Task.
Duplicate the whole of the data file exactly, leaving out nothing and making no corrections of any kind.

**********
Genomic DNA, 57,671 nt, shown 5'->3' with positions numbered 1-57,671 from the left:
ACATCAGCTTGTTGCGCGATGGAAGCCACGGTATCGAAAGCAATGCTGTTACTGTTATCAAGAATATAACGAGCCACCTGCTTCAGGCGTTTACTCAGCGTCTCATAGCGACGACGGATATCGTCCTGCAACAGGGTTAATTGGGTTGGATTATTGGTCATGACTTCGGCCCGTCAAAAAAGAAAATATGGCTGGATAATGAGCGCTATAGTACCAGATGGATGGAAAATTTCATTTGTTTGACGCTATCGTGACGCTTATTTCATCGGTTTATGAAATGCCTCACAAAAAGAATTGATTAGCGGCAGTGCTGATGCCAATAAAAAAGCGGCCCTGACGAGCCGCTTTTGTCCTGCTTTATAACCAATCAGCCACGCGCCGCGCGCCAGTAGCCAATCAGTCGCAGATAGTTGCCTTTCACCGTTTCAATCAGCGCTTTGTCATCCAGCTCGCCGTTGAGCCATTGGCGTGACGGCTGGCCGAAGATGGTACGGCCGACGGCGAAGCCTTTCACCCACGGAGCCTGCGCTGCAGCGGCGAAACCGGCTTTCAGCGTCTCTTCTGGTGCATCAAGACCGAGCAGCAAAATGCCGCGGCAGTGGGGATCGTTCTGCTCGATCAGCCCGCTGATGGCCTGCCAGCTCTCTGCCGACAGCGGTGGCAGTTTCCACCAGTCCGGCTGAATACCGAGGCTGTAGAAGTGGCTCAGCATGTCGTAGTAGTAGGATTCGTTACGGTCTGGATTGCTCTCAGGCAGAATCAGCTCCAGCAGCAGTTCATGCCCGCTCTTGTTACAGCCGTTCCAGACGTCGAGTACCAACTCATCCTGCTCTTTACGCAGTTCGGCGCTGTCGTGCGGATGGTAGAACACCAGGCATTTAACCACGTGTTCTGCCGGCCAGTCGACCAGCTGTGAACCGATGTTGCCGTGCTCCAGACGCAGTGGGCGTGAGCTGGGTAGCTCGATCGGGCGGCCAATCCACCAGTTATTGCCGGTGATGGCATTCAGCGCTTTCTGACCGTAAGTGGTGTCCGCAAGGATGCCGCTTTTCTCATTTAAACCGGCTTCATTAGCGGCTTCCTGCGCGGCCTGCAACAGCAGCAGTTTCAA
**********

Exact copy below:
Genomic DNA, 57,671 nt, shown 5'->3' with positions numbered 1-57,671 from the left:
ACATCAGCTTGTTGCGCGATGGAAGCCACGGTATCGAAAGCAATGCTGTTACTGTTATCAAGAATATAACGAGCCACCTGCTTCAGGCGTTTACTCAGCGTCTCATAGCGACGACGGATATCGTCCTGCAACAGGGTTAATTGGGTTGGATTATTGGTCATGACTTCGGCCCGTCAAAAAAGAAAATATGGCTGGATAATGAGCGCTATAGTACCAGATGGATGGAAAATTTCATTTGTTTGACGCTATCGTGACGCTTATTTCATCGGTTTATGAAATGCCTCACAAAAAGAATTGATTAGCGGCAGTGCTGATGCCAATAAAAAAGCGGCCCTGACGAGCCGCTTTTGTCCTGCTTTATAACCAATCAGCCACGCGCCGCGCGCCAGTAGCCAATCAGTCGCAGATAGTTGCCTTTCACCGTTTCAATCAGCGCTTTGTCATCCAGCTCGCCGTTGAGCCATTGGCGTGACGGCTGGCCGAAGATGGTACGGCCGACGGCGAAGCCTTTCACCCACGGAGCCTGCGCTGCAGCGGCGAAACCGGCTTTCAGCGTCTCTTCTGGTGCATCAAGACCGAGCAGCAAAATGCCGCGGCAGTGGGGATCGTTCTGCTCGATCAGCCCGCTGATGGCCTGCCAGCTCTCTGCCGACAGCGGTGGCAGTTTCCACCAGTCCGGCTGAATACCGAGGCTGTAGAAGTGGCTCAGCATGTCGTAGTAGTAGGATTCGTTACGGTCTGGATTGCTCTCAGGCAGAATCAGCTCCAGCAGCAGTTCATGCCCGCTCTTGTTACAGCCGTTCCAGACGTCGAGTACCAACTCATCCTGCTCTTTACGCAGTTCGGCGCTGTCGTGCGGATGGTAGAACACCAGGCATTTAACCACGTGTTCTGCCGGCCAGTCGACCAGCTGTGAACCGATGTTGCCGTGCTCCAGACGCAGTGGGCGTGAGCTGGGTAGCTCGATCGGGCGGCCAATCCACCAGTTATTGCCGGTGATGGCATTCAGCGCTTTCTGACCGTAAGTGGTGTCCGCAAGGATGCCGCTTTTCTCATTTAAACCGGCTTCATTAGCGGCTTCCTGCGCGGCCTGCAACAGCAGCAGTTTCAA